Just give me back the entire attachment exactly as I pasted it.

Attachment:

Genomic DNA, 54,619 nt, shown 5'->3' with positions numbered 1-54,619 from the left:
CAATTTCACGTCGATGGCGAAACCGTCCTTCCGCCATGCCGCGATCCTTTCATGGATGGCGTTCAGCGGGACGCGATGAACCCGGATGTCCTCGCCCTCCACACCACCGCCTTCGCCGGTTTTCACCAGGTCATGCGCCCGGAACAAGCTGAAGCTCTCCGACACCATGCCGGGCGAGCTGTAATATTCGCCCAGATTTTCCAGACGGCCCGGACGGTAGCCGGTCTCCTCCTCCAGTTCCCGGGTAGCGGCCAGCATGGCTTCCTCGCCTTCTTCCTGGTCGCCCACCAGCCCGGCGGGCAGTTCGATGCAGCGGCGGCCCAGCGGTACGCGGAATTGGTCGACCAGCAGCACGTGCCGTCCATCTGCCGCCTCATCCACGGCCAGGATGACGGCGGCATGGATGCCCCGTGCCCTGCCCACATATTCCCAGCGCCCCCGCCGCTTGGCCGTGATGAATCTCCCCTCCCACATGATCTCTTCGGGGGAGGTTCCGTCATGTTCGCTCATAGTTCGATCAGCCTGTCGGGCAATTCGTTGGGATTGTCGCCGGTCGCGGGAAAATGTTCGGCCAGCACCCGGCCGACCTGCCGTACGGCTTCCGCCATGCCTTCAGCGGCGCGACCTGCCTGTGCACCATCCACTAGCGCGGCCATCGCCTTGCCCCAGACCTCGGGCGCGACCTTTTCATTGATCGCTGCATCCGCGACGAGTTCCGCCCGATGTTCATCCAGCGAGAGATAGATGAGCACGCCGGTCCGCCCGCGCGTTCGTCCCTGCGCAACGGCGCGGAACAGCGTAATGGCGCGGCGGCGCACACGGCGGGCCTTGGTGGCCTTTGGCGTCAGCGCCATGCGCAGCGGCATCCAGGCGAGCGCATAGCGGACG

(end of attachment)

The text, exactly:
Genomic DNA, 54,619 nt, shown 5'->3' with positions numbered 1-54,619 from the left:
CAATTTCACGTCGATGGCGAAACCGTCCTTCCGCCATGCCGCGATCCTTTCATGGATGGCGTTCAGCGGGACGCGATGAACCCGGATGTCCTCGCCCTCCACACCACCGCCTTCGCCGGTTTTCACCAGGTCATGCGCCCGGAACAAGCTGAAGCTCTCCGACACCATGCCGGGCGAGCTGTAATATTCGCCCAGATTTTCCAGACGGCCCGGACGGTAGCCGGTCTCCTCCTCCAGTTCCCGGGTAGCGGCCAGCATGGCTTCCTCGCCTTCTTCCTGGTCGCCCACCAGCCCGGCGGGCAGTTCGATGCAGCGGCGGCCCAGCGGTACGCGGAATTGGTCGACCAGCAGCACGTGCCGTCCATCTGCCGCCTCATCCACGGCCAGGATGACGGCGGCATGGATGCCCCGTGCCCTGCCCACATATTCCCAGCGCCCCCGCCGCTTGGCCGTGATGAATCTCCCCTCCCACATGATCTCTTCGGGGGAGGTTCCGTCATGTTCGCTCATAGTTCGATCAGCCTGTCGGGCAATTCGTTGGGATTGTCGCCGGTCGCGGGAAAATGTTCGGCCAGCACCCGGCCGACCTGCCGTACGGCTTCCGCCATGCCTTCAGCGGCGCGACCTGCCTGTGCACCATCCACTAGCGCGGCCATCGCCTTGCCCCAGACCTCGGGCGCGACCTTTTCATTGATCGCTGCATCCGCGACGAGTTCCGCCCGATGTTCATCCAGCGAGAGATAGATGAGCACGCCGGTCCGCCCGCGCGTTCGTCCCTGCGCAACGGCGCGGAACAGCGTAATGGCGCGGCGGCGCACACGGCGGGCCTTGGTGGCCTTTGGCGTCAGCGCCATGCGCAGCGGCATCCAGGCGAGCGCATAGCGGACG